Blog Post / January 24, 2019 / Best Practices

13 Valentine’s Day Marketing Ideas to Woo and Win Guests

by Elise Musumano
Elise Musumano

Consumers in the U.S. alone spend $3.7 billion dollars on dining out on Valentine’s Day.

As a restaurant, this becomes a huge opportunity,  but competition is fierce to capture this revenue.

Below are 13 Valentine's Day marketing ideas to stand out from the crowd and draw in diners.

1. Ask your kitchen for special menu additions.

82% of guests would rather receive an experience than a gift from their significant other.

Which is why you need to adjust your menu to make it something your usual dinner menu isn’t.

Like offering a foie gras lollipop hors d'oeuvre:

valentines day menu ideas for restaurants

Or pink tortillas for tacos:

valentines day ideas pink menu for restaurants

Or a “Strawberry Blonde” cocktail:

what a strawberry blonde looks like - valentines day ideas for restaurants

Pro Tip: Let these menu items speak for themselves; include pictures of them in your marketing emails, ads, and social posts to promote reservations for Valentine’s Day.

2. Take an ordinary dish and reorganize its plating.  

Sometimes, you can dress up an appetizer, entree, or dessert that’s already on your menu.

Whether it’s arranging the food into a heart-shape:

heart shaped food for valentines day

Or simply adding a “love”-themed chocolate or caramel drizzle onto a dessert.

Pro Tip: Ask your chef to plate a dish with the heart-theme late January or early February to include a picture in your marketing promotions to guests.

Book more reservations on your website — with your branding with automated confirmation, reminder, and follow-up emails. 

3. Get punny with your menu.

Pictures aren’t the only way to dress up the ordinary.

Words are another ingredient to create a special experience and entice guests.

oh word

We like this restaurant menu that renames appetizers, first course, second course, and dessert as the phases of a relationship: “courtship,” “first kiss,” “rapture,” and “sweet surrender.”

It also takes the first course with salads in it and adds “Leaf us alone,” and then separates dessert options into “7 deadly sins for two.” Very clever!

Pro Tip: Include a picture of and/or link to your menu in your Valentine’s Day email invite.

Does your reservation system let you set the default date you choose (in this case February 14th) for your reservation-booking link in your email promos? Check out SevenRooms — we do. 

4. Give away freebies — and promote them in advance.

Make your guests feel special with a gift that costs you less than the “surprise & delight” value it delivers to them.

Remember, delivering unforgettable experiences is what drives 60% of repeat visits.

Some marketing ideas for Valentine’s Day gifts are:

Promoting these things in advance attracts the person in a couple who books the dinner reservation, because it makes it easier for them to make their significant other feel special.

Pro Tip: If you don’t want to add any additional cost to your operations, you could make a simple tweak so that something you already provide feels more special — like making heart-shaped dinner rolls.

5. Give your repeat guests early access.

Whether it’s calling, emailing, or uploading email addresses to trigger an ad, your repeat guests should be the first audience you invite to your dinner seating.

Here’s why: It’s 7x more expensive to acquire a new guest than it is to retain an existing one.

In other words, it’s easier to convince a past guest to come back than it is to convince a new guest to try you out.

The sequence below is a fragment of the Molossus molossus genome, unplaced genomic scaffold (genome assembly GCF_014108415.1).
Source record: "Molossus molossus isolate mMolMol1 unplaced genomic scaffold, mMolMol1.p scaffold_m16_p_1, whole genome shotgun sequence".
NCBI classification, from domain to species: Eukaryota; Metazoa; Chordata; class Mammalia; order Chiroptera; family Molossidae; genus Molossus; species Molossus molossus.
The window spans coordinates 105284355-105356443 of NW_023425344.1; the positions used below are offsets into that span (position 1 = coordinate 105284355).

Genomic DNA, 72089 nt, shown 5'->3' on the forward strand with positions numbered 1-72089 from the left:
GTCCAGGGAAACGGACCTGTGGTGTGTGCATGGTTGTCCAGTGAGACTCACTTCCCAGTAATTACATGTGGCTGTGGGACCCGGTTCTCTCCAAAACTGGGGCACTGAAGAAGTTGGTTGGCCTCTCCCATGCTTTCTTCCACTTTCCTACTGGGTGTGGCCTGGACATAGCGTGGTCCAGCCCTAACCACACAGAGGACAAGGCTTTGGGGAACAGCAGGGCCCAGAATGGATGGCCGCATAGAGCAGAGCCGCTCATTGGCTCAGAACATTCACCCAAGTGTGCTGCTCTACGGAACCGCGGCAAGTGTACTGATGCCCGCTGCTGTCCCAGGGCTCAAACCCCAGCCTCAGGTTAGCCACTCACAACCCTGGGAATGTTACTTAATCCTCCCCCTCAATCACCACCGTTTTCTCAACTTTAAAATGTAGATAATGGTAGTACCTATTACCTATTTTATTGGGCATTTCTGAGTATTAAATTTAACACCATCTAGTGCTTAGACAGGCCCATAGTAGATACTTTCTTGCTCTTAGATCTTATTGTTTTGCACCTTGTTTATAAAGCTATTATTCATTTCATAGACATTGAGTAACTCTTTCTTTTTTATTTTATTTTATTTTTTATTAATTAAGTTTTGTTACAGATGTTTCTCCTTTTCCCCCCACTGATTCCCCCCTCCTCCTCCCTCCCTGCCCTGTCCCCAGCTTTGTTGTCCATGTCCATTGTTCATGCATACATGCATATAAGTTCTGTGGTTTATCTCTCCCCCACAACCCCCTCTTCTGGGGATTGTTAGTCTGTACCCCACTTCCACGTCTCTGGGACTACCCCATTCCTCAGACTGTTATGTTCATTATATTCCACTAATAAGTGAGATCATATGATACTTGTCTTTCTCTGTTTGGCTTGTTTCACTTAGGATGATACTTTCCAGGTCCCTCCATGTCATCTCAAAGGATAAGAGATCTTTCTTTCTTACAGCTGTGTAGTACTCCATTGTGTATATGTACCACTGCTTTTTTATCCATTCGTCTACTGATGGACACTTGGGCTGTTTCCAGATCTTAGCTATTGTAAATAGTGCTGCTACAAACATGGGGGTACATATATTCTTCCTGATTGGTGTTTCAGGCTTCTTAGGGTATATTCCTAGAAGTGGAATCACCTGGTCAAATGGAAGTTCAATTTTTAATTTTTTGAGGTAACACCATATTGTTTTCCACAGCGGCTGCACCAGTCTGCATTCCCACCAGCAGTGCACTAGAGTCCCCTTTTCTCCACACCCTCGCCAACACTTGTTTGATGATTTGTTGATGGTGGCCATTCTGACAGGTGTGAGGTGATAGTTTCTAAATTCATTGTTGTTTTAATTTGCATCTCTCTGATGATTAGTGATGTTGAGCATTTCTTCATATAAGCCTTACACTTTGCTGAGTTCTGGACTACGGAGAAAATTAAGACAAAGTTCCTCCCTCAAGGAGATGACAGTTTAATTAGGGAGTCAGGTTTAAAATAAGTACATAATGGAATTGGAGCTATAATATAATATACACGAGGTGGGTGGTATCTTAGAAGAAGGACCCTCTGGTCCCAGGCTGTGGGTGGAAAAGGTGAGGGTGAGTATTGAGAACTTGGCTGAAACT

Pro Tip: Try a low-budget ad campaign from February 1-7th targeting email addresses for guests who have dined with you in the past 6 months. Use language that drives emotion in your ad, like creating FOMO with the question “Have dinner plans for Valentine’s Day?”

6. Send guests an email and make them feel special.

Receiving a truly personalized email from a restaurant can be rare for many guests.

So segment out your guests and send them an email that feels like it’s targeted just to them.

This could mean hitting repeat guests all-time with a “come back” message, or telling guests who have dined in the past 6 months that you want them to have early access to seating.

Here’s an example of an email from NYC-based restaurant group Altamarea:

valentines day marketing idea altamarea group

And here are 3 email templates for you to copy/paste right now.

Pro Tip: Wait until the beginning of February to send your email. Many guests don’t follow through with deciding on and booking a reservation until then.

7. Make it easier for guests to book online by linking right to February 14th on your reservation widget.

This one is a trick that’s overlooked in marketing emails over 90% of the time.

Too often, restaurants send a email promoting a specific occasion, only to bring guests to today’s date. This makes it harder for guests and could hurt your booking conversion rate.

The solution: A simple tweak to your widget URL. You just add a custom parameter (starting with “?”) that tells the widget to set a new default date.

five figs valentines day safari

SevenRooms customers can learn exactly what parameter to use here.

Get your demo of SevenRooms here to see why restaurants are leaving OpenTable and Resy. 

8. Offer upgrades during online reservation-booking.

This is an easy way to automatically advertise add-ons and capture revenue before guests even arrive on-site.

Many restaurant reservation platforms like SevenRooms allow restaurant operators to easily set this up on their reservation widget and integrate with payment providers like Stripe.

Here’s a sample of upgrade options that you might offer your guests:

upgrade examples for valentines day at restaurant

The result: incremental revenue for you and less no-shows from your guests, because they’ve already committed payment.

See how your restaurant can use Upgrades to capture revenue right when guests book online — schedule your demo of SevenRooms today. 

9. Start promoting Valentine’s Day through your reservations widget.

Starting at the end of January, you should be advertising to guests already on your website the fact that your book is open for Valentine’s Day.